Christine Moseley isn’t afraid of big problems.
“I’ve always been a go-big-or-go-home type of person,” she asserts.
So far, Moseley has mainly gone big. In one of her first forays into organizing, she led a neighborhood phonebook pickup to collect and recycle about 300 old phonebooks — not bad for a nine-year-old kid. By 17 she had started a nonprofit that aimed to “democratize music” by providing free lessons to under-privileged kids in her community. Now, at 34, Moseley is tackling an often-overlooked but massive problem — food waste — through her two-year-old B2B startup, Full Harvest.
FOOD WASTE IS A MASSIVE HUMAN RIGHTS — AND BUSINESS — PROBLEM
Nearly one-third of the world’s food — about 1.3 billion tons — goes to waste each year, according to the Food and Agricultural Organization (FAO) of the United Nations. The FAO predicts the economic loss of that food waste totals nearly $1 trillion globally each year. And about half of that food waste is produce, the FAO says. Yet one in seven people in the United States is food insecure. In San Francisco, where Full Harvest is based, the number is more like a quarter of the population, Moseley says.
In the developing world, the food waste culprits are food-based businesses like restaurants and distributors. That’s especially the case in the United States.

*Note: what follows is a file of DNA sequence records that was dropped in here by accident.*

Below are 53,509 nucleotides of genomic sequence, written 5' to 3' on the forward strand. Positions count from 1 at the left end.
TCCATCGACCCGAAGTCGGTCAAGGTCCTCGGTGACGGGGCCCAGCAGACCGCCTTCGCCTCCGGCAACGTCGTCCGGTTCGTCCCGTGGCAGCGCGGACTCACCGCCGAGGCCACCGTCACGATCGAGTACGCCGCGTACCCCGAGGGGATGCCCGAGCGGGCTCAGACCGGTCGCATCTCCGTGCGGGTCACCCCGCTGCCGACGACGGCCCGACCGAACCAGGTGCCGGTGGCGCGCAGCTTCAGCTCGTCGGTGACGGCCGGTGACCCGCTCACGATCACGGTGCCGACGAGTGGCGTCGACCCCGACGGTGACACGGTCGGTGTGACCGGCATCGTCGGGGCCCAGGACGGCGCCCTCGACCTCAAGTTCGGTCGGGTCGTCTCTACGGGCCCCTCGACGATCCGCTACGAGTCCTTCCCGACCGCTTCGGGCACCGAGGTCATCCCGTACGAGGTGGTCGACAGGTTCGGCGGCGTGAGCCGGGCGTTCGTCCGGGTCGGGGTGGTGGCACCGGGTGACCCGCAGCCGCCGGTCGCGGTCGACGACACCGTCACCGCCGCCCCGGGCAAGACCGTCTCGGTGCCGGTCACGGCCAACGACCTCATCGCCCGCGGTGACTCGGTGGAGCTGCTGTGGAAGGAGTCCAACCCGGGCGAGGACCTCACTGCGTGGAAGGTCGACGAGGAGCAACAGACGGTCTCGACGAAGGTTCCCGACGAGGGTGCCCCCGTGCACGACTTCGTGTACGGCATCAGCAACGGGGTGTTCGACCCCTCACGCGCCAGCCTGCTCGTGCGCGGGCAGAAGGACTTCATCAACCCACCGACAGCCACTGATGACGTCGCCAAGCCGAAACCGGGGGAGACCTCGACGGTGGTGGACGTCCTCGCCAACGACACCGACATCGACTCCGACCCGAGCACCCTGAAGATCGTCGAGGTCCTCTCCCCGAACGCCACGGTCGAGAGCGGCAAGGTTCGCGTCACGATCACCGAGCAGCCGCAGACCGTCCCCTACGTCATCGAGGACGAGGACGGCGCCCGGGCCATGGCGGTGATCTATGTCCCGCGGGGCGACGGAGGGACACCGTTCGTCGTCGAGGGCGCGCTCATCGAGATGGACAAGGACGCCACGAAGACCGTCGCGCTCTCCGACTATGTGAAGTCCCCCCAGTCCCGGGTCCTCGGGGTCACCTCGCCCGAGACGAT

“Food-based businesses such as restaurants, grocery stores, and institutional food service providers are a critical link between the farm and our forks,” JoAnne Berkenkamp, a senior advocate for the Food and Agriculture program at the Natural Resources Defense Council, wrote last April. “However, these types of businesses also generate a great deal of food waste, estimated at four out of every ten pounds of food wasted.”
Berkenkamp says the economic impact is a $57 billion annual loss by U.S. businesses.
“The sheer magnitude of wasted food has driven this issue into the national spotlight, bringing heightened scrutiny to food-based businesses,” Berkenkamp continued. “In turn, investors that hold stock in these companies, such as pension funds, endowments, and asset management firms, have a direct interest in understanding how the generation, management, and disposal of wasted food affects the profitability and environmental performance of companies in their investment portfolios.”